In light of a new effort to address homeless encampments due to the fire risk they pose, citywide and countywide discussions have begun on how to collaborate to keep the community safe.
The Santa Barbara County fire chief assembled a task force — composed of representatives from all of the fire departments in the county — to develop recommendations on how to best reduce the risk of fires starting in homeless encampments.
The County Board of Supervisors will hear these recommendations in the next month, according to 2nd District Supervisor Gregg Hart.
“Fire season is now year round,” the supervisor told the News-Press. “As the brush dries out from the summer heat, wildfire ignition from human causes is even more dangerous … Implementing these recommendations (from the task force) will be our highest fire safety priority.”
Mr. Hart chairs the Elected Officials Regional Collaborative on Homelessness.
He said the collaborative has been meeting to develop a joint agency approach to addressing homeless encampments throughout the county. He added that there is a consensus developing among elected officials, in that each city and district in the county has a shared responsibility to provide locations to house residents experiencing homelessness.
“I believe the best way we can solve this very complex issue is by working together,” Mr. Hart said. “The County of Santa Barbara is a willing partner with any jurisdiction that wants to implement creative solutions to homelessness in their community.”
The county’s Project Roomkey site has been able to take dozens of individuals off the streets and place them in temporary housing over the pandemic. The supervisor provided another solution as well — the Housing Authority.
He said more than 225 new Section 8 housing vouchers were allocated to the Housing Authority for the City of Santa Barbara and the county from the federal government. The vouchers can be used to pay rent for people experiencing homelessness who want to come indoors.
Mr. Hart said any landlords who have vacant apartments and are interested in working with the Housing Authorities should call the city division at 805-965-1071 or the county division at 805-736-3423.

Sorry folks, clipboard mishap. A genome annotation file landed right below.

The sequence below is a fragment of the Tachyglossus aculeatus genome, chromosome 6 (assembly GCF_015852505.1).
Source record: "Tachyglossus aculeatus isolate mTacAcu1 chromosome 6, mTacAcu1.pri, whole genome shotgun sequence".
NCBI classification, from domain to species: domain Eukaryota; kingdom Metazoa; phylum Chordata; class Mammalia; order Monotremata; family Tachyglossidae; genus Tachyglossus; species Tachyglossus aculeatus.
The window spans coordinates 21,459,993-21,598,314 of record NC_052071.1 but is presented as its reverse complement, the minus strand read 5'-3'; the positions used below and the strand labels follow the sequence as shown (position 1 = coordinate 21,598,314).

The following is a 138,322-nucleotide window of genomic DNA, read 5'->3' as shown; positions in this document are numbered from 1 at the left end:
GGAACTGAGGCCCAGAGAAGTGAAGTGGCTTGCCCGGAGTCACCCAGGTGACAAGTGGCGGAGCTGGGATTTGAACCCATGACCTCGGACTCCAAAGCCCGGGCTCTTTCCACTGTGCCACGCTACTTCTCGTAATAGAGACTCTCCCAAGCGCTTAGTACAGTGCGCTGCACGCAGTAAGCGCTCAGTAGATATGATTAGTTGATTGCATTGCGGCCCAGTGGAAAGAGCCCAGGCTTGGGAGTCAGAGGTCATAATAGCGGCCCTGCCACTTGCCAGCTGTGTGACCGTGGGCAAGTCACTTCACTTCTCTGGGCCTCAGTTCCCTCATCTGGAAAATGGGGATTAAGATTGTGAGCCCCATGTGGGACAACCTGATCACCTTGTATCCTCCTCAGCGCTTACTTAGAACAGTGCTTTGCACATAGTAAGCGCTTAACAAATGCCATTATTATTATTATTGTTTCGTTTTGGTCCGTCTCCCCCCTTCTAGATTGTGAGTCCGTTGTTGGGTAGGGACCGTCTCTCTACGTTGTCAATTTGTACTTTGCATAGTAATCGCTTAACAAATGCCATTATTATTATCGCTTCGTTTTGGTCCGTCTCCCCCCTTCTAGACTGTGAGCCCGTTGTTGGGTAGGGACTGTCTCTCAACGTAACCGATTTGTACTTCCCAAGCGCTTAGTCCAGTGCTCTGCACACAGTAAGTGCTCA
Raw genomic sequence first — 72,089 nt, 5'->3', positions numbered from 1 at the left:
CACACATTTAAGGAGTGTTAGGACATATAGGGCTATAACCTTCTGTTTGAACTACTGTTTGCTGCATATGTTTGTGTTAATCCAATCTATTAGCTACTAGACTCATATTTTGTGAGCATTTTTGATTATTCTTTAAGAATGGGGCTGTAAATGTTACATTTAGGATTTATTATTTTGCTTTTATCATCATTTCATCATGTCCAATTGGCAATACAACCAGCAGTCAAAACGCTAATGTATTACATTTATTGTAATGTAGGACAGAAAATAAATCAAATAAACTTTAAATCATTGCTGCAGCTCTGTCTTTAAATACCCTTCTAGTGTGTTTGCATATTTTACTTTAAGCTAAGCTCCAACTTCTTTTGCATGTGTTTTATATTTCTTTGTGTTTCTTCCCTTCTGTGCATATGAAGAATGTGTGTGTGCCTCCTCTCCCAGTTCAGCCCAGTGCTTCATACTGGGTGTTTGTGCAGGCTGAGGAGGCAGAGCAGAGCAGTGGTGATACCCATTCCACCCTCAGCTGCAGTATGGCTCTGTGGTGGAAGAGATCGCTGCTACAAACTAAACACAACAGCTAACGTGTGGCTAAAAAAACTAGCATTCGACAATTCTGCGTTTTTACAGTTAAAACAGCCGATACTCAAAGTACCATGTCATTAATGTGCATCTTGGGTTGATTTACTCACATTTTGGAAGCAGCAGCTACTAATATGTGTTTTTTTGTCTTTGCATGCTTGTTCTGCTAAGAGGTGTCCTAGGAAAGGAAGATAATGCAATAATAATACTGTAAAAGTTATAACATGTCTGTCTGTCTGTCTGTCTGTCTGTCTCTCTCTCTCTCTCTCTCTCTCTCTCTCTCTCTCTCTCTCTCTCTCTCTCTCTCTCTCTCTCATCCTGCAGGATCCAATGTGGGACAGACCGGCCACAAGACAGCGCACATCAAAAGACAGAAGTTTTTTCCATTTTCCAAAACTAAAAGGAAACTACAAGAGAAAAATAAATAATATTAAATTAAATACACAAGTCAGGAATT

Furthermore, the county is “committed to using some of the American Rescue Plan Act funds for acquiring and improving housing sites for individuals experiencing homelessness,” he said. The supervisor did not indicate how much money will be committed to the issue.
The final solution Mr. Hart presented was the work of U.S. Rep. Salud Carbajal, D-Santa Barbara, who recently introduced federal legislation to provide grants to support Safe Parking programs.
“The Safe Parking program began 20 years ago in Santa Barbara and has become a very successful program locally that has been replicated in many communities across the country,” Mr. Hart said.
Safe Parking programs allow for individuals who sleep in their cars a safe place to park and utilize resources such as bathroom facilities and case management. The Safe Parking Shelter and Rapid Rehousing Program, offered through New Beginnings, served 600 people last year.
“Solutions to homelessness require the combined efforts of national, state and local governments in partnership with community organizations, faith communities and local businesses,” Mr. Hart said. “Working together, we can get our neighbors safely indoors and provide a path to recovery and hope.”
Next door, the city of Goleta is planning ongoing outreach to people who are illegally camping by the Sheriff’s Office and coordinating with CalTrans on efforts to clean up trash, debris and personal belongings.
However, Jaime Valdez, the interim neighborhood services and public safety director for the city, said homeless encampments inside Goleta city limits “do not occur with much frequency.” Those that do pop up tend to be out of Goleta’s jurisdiction, such as in the CalTrans or Union Pacific rights of way.
“The city is in the process of developing regulations aimed at city-owned open spaces and parks throughout the city to improve public safety and reduce the fire risk on those lands,” Mr. Valdez said. “It is being developed to do so in a humane fashion while also protecting public health and safety. Other approaches to help prevent fire risk include pursuing dry vegetation cleanup to reduce potential fuel for fires.”
However, he said COVID-19 poses most of the obstacles in addressing the issue, with restrictions decreasing shelter capacity countywide by 75% and CalTrans implementing a statewide policy prohibiting it from clearing encampments.
Mr. Valdez said he hopes that policy will change as the state reaches new levels of openness.
In addition, the public safety director said Goleta is constrained by the Martin v. Boise case on moving people who are sitting, sleeping or lying on public property if the city does not have adequate shelter alternatives.
“The issue of homelessness is regional and ultimately not limited to one city or jurisdiction,” he said. “As such, it is necessary for all regional partners to work together to address the issue of homelessness in a way that humanely treats those experiencing homelessness while also ensuring and protecting the lives and property of everyone.”